Good evening, readers! You already know I *love* holidays, but Halloween is my favorite. The costumes, the sweet seasonal treats (I currently have candy-corn-themed nails going on–I am nothing if not intense in my passions), and the whole lore and history of Halloween. A fellow blogger wrote a wonderful article about the literary history of Halloween, and I wanted to share it. I hope you find it as fascinating as I did. Join me tomorrow for a special Halloween-themed Top Ten Tuesday!
‘It was a dark and stormy night…’ as Sir Edward Bulwer-Lytton began his 1830 novel Paul Clifford (and, in doing so, gave us perhaps the most famous – or infamous – opening line of them all). Since Halloween is looming, we at Interesting Literature thought we’d blow the dust off some mouldy tomes in the Gothic library here at the Castle, in order to bring you some of the most eye-watering literary facts and fancies from the season.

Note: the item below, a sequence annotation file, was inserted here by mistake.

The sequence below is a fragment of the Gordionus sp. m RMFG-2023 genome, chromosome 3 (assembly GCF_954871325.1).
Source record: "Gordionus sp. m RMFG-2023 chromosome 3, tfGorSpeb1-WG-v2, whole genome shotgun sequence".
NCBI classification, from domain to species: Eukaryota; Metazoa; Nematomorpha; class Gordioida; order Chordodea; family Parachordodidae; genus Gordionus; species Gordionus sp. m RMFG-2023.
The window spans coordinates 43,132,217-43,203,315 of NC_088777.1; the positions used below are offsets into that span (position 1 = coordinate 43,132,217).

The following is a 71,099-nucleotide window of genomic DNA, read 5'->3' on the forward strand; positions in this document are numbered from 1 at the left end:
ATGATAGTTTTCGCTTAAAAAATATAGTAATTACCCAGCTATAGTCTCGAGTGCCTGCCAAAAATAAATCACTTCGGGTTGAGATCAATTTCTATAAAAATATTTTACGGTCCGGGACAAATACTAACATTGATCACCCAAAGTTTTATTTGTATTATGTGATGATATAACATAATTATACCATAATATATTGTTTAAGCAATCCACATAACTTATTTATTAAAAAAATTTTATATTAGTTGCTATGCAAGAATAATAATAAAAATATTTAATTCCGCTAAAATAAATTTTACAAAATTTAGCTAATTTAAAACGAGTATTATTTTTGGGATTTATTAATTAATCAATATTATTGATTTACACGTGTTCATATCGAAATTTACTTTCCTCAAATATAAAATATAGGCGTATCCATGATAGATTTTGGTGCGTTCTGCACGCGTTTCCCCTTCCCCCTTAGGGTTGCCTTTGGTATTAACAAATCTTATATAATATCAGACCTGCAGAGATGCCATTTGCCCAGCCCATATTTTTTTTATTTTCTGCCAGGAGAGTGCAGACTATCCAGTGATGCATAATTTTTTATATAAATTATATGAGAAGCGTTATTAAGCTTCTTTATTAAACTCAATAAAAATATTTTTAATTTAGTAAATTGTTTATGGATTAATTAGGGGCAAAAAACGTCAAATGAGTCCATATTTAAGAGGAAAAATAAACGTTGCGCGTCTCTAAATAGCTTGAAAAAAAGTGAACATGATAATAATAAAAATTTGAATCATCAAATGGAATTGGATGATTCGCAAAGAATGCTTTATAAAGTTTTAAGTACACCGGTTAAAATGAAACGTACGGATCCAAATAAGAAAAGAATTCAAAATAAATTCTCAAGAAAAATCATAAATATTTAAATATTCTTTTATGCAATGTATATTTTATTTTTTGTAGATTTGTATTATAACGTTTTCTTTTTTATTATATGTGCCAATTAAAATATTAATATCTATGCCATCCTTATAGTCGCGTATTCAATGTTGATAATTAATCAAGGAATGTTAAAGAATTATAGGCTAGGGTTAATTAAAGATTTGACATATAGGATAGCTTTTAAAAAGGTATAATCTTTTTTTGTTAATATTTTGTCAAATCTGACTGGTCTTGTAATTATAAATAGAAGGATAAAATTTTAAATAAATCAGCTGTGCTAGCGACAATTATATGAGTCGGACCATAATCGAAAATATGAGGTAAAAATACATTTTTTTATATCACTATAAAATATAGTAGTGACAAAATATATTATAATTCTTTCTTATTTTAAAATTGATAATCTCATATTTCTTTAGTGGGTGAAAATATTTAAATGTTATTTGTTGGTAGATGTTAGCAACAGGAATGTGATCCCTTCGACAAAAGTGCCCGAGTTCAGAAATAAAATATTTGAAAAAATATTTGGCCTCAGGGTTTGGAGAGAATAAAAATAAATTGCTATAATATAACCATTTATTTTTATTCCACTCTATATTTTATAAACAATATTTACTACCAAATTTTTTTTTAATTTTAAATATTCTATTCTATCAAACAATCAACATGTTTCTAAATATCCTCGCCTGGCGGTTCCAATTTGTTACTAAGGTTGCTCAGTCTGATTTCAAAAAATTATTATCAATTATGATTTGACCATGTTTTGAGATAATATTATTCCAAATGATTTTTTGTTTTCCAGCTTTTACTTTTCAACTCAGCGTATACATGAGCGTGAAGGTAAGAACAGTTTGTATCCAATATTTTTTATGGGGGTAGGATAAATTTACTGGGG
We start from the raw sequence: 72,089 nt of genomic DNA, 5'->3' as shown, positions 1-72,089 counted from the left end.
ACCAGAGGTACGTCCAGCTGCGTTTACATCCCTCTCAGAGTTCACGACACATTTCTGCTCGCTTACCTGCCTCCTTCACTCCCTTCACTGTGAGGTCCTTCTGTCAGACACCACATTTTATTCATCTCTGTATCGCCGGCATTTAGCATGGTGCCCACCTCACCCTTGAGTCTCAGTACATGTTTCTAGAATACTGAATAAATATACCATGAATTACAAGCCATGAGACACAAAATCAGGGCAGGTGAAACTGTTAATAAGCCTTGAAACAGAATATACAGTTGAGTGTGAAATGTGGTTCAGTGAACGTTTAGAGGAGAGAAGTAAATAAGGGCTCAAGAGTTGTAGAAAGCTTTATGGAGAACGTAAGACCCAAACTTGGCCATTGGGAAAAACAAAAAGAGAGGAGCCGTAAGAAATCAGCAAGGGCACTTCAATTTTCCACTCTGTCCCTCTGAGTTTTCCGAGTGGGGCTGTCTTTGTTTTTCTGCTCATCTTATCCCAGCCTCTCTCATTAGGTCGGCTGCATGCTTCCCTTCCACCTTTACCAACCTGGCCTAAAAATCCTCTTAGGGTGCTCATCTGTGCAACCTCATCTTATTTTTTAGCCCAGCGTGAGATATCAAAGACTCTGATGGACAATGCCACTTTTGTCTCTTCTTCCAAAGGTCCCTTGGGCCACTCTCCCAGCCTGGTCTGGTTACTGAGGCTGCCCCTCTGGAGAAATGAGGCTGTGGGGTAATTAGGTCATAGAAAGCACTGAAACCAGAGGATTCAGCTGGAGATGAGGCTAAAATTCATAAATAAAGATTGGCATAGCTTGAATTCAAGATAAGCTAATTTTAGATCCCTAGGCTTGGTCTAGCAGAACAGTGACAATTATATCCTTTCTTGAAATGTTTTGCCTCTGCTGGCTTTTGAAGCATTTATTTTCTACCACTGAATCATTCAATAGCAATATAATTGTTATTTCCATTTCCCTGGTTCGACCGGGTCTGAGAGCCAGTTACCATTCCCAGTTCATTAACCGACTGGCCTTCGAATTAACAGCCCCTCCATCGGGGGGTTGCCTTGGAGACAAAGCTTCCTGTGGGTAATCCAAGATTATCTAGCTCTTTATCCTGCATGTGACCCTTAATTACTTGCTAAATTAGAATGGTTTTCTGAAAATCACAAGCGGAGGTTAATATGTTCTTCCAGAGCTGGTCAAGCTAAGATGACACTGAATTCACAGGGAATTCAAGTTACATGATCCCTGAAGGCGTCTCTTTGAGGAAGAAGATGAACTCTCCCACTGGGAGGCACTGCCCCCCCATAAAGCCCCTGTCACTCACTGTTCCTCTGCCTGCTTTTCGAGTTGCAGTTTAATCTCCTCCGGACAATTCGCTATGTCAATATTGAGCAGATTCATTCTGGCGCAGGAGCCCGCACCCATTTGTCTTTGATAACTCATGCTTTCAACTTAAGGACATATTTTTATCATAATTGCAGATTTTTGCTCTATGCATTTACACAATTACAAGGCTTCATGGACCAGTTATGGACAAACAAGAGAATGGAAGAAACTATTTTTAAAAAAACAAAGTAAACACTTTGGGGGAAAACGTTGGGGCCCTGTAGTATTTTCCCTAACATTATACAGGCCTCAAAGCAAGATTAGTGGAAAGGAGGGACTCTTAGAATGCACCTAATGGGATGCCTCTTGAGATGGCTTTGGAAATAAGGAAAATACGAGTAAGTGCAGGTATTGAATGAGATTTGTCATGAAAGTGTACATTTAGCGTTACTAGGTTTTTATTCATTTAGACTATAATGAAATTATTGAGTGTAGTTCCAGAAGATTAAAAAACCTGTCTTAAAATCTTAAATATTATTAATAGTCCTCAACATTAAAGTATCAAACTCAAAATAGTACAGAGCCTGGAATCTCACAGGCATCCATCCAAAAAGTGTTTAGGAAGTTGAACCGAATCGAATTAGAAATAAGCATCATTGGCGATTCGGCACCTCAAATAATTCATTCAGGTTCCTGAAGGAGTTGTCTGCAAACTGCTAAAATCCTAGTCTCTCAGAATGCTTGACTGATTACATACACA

Halloween – or Hallowe’en, as in ‘All Hallows’ Eve’ – is a Scottish term, first recorded in print in 1556 (where it’s spelled, almost unrecognisably, ‘Halhalon’). This Scottish origin of the specific word ‘Halloween’ was continued when Robert Burns wrote a poem titled ‘Halloween’ in the late eighteenth century, which can be read here. The first reference to a Jack-o’-lantern (or pumpkin lantern), however, is, unsurprisingly, American: it’s found in a short…
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